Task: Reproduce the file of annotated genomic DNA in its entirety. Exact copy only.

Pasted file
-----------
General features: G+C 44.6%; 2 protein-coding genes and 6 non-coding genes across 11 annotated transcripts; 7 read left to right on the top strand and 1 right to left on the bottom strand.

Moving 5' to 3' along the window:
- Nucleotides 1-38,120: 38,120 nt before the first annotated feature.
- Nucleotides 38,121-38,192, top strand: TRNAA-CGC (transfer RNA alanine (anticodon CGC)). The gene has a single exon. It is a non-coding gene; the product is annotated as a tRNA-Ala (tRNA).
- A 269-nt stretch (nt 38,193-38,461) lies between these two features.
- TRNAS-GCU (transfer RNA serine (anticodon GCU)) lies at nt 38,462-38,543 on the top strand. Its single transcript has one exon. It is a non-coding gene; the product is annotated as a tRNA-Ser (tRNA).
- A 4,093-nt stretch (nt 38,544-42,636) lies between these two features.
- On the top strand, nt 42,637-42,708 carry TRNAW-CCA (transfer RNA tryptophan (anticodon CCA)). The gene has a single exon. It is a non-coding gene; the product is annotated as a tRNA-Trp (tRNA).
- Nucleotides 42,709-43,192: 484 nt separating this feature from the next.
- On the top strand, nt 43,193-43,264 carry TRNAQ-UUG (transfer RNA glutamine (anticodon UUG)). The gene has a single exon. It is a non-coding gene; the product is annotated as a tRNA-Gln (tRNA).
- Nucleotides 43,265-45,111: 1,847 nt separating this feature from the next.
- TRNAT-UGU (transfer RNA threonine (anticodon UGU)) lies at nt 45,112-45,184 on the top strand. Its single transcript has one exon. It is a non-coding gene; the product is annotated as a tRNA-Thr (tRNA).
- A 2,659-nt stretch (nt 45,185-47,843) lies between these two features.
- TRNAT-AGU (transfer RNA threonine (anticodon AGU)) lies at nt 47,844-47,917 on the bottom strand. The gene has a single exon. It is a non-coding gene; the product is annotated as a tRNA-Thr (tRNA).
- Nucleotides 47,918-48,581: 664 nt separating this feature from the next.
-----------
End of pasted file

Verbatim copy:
General features: G+C 44.6%; 2 protein-coding genes and 6 non-coding genes across 11 annotated transcripts; 7 read left to right on the top strand and 1 right to left on the bottom strand.

Moving 5' to 3' along the window:
- Nucleotides 1-38,120: 38,120 nt before the first annotated feature.
- Nucleotides 38,121-38,192, top strand: TRNAA-CGC (transfer RNA alanine (anticodon CGC)). The gene has a single exon. It is a non-coding gene; the product is annotated as a tRNA-Ala (tRNA).
- A 269-nt stretch (nt 38,193-38,461) lies between these two features.
- TRNAS-GCU (transfer RNA serine (anticodon GCU)) lies at nt 38,462-38,543 on the top strand. Its single transcript has one exon. It is a non-coding gene; the product is annotated as a tRNA-Ser (tRNA).
- A 4,093-nt stretch (nt 38,544-42,636) lies between these two features.
- On the top strand, nt 42,637-42,708 carry TRNAW-CCA (transfer RNA tryptophan (anticodon CCA)). The gene has a single exon. It is a non-coding gene; the product is annotated as a tRNA-Trp (tRNA).
- Nucleotides 42,709-43,192: 484 nt separating this feature from the next.
- On the top strand, nt 43,193-43,264 carry TRNAQ-UUG (transfer RNA glutamine (anticodon UUG)). The gene has a single exon. It is a non-coding gene; the product is annotated as a tRNA-Gln (tRNA).
- Nucleotides 43,265-45,111: 1,847 nt separating this feature from the next.
- TRNAT-UGU (transfer RNA threonine (anticodon UGU)) lies at nt 45,112-45,184 on the top strand. Its single transcript has one exon. It is a non-coding gene; the product is annotated as a tRNA-Thr (tRNA).
- A 2,659-nt stretch (nt 45,185-47,843) lies between these two features.
- TRNAT-AGU (transfer RNA threonine (anticodon AGU)) lies at nt 47,844-47,917 on the bottom strand. The gene has a single exon. It is a non-coding gene; the product is annotated as a tRNA-Thr (tRNA).
- Nucleotides 47,918-48,581: 664 nt separating this feature from the next.